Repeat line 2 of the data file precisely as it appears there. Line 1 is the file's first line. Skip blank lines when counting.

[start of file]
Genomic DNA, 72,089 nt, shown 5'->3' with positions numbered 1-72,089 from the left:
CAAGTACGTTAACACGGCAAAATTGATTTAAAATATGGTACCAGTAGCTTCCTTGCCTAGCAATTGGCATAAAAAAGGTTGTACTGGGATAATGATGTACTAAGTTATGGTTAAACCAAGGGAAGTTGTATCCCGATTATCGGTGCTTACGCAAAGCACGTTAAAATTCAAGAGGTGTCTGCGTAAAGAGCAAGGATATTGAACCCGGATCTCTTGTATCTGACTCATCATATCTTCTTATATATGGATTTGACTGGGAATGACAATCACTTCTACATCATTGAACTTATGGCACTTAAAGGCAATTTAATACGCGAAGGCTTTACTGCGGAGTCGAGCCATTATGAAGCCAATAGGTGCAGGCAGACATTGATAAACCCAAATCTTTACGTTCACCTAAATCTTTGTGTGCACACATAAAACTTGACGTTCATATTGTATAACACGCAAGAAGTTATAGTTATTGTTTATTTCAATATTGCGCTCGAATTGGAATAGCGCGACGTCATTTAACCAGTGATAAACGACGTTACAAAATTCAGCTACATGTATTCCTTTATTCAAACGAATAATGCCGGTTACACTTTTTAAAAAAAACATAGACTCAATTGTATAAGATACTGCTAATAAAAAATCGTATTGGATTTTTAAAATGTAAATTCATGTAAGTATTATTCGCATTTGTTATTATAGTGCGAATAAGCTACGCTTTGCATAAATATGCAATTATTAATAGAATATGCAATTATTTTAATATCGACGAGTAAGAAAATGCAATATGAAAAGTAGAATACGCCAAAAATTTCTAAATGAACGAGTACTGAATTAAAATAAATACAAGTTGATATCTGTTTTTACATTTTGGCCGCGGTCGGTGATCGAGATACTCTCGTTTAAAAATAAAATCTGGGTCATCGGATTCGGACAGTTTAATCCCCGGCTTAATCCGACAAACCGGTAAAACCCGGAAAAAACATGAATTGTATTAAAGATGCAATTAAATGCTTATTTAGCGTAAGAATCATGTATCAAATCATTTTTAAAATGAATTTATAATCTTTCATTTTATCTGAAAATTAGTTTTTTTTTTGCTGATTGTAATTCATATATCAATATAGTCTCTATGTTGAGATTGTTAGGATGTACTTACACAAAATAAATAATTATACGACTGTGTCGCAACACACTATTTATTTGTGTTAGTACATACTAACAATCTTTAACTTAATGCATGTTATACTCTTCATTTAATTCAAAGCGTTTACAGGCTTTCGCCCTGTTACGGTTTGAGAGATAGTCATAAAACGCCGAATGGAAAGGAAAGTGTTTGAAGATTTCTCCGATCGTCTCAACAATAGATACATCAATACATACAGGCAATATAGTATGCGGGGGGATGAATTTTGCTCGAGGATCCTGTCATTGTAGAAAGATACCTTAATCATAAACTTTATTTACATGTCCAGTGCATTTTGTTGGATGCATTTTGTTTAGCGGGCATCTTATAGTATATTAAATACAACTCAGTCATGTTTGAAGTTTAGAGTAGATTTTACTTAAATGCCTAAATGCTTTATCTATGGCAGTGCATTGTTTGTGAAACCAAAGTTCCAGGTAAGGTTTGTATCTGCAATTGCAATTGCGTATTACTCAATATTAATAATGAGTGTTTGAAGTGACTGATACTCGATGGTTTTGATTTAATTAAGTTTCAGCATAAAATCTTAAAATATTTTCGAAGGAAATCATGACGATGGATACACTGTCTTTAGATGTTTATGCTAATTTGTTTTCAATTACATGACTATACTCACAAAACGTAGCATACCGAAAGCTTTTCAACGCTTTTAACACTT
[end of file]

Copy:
CAAGTACGTTAACACGGCAAAATTGATTTAAAATATGGTACCAGTAGCTTCCTTGCCTAGCAATTGGCATAAAAAAGGTTGTACTGGGATAATGATGTACTAAGTTATGGTTAAACCAAGGGAAGTTGTATCCCGATTATCGGTGCTTACGCAAAGCACGTTAAAATTCAAGAGGTGTCTGCGTAAAGAGCAAGGATATTGAACCCGGATCTCTTGTATCTGACTCATCATATCTTCTTATATATGGATTTGACTGGGAATGACAATCACTTCTACATCATTGAACTTATGGCACTTAAAGGCAATTTAATACGCGAAGGCTTTACTGCGGAGTCGAGCCATTATGAAGCCAATAGGTGCAGGCAGACATTGATAAACCCAAATCTTTACGTTCACCTAAATCTTTGTGTGCACACATAAAACTTGACGTTCATATTGTATAACACGCAAGAAGTTATAGTTATTGTTTATTTCAATATTGCGCTCGAATTGGAATAGCGCGACGTCATTTAACCAGTGATAAACGACGTTACAAAATTCAGCTACATGTATTCCTTTATTCAAACGAATAATGCCGGTTACACTTTTTAAAAAAAACATAGACTCAATTGTATAAGATACTGCTAATAAAAAATCGTATTGGATTTTTAAAATGTAAATTCATGTAAGTATTATTCGCATTTGTTATTATAGTGCGAATAAGCTACGCTTTGCATAAATATGCAATTATTAATAGAATATGCAATTATTTTAATATCGACGAGTAAGAAAATGCAATATGAAAAGTAGAATACGCCAAAAATTTCTAAATGAACGAGTACTGAATTAAAATAAATACAAGTTGATATCTGTTTTTACATTTTGGCCGCGGTCGGTGATCGAGATACTCTCGTTTAAAAATAAAATCTGGGTCATCGGATTCGGACAGTTTAATCCCCGGCTTAATCCGACAAACCGGTAAAACCCGGAAAAAACATGAATTGTATTAAAGATGCAATTAAATGCTTATTTAGCGTAAGAATCATGTATCAAATCATTTTTAAAATGAATTTATAATCTTTCATTTTATCTGAAAATTAGTTTTTTTTTTGCTGATTGTAATTCATATATCAATATAGTCTCTATGTTGAGATTGTTAGGATGTACTTACACAAAATAAATAATTATACGACTGTGTCGCAACACACTATTTATTTGTGTTAGTACATACTAACAATCTTTAACTTAATGCATGTTATACTCTTCATTTAATTCAAAGCGTTTACAGGCTTTCGCCCTGTTACGGTTTGAGAGATAGTCATAAAACGCCGAATGGAAAGGAAAGTGTTTGAAGATTTCTCCGATCGTCTCAACAATAGATACATCAATACATACAGGCAATATAGTATGCGGGGGGATGAATTTTGCTCGAGGATCCTGTCATTGTAGAAAGATACCTTAATCATAAACTTTATTTACATGTCCAGTGCATTTTGTTGGATGCATTTTGTTTAGCGGGCATCTTATAGTATATTAAATACAACTCAGTCATGTTTGAAGTTTAGAGTAGATTTTACTTAAATGCCTAAATGCTTTATCTATGGCAGTGCATTGTTTGTGAAACCAAAGTTCCAGGTAAGGTTTGTATCTGCAATTGCAATTGCGTATTACTCAATATTAATAATGAGTGTTTGAAGTGACTGATACTCGATGGTTTTGATTTAATTAAGTTTCAGCATAAAATCTTAAAATATTTTCGAAGGAAATCATGACGATGGATACACTGTCTTTAGATGTTTATGCTAATTTGTTTTCAATTACATGACTATACTCACAAAACGTAGCATACCGAAAGCTTTTCAACGCTTTTAACACTT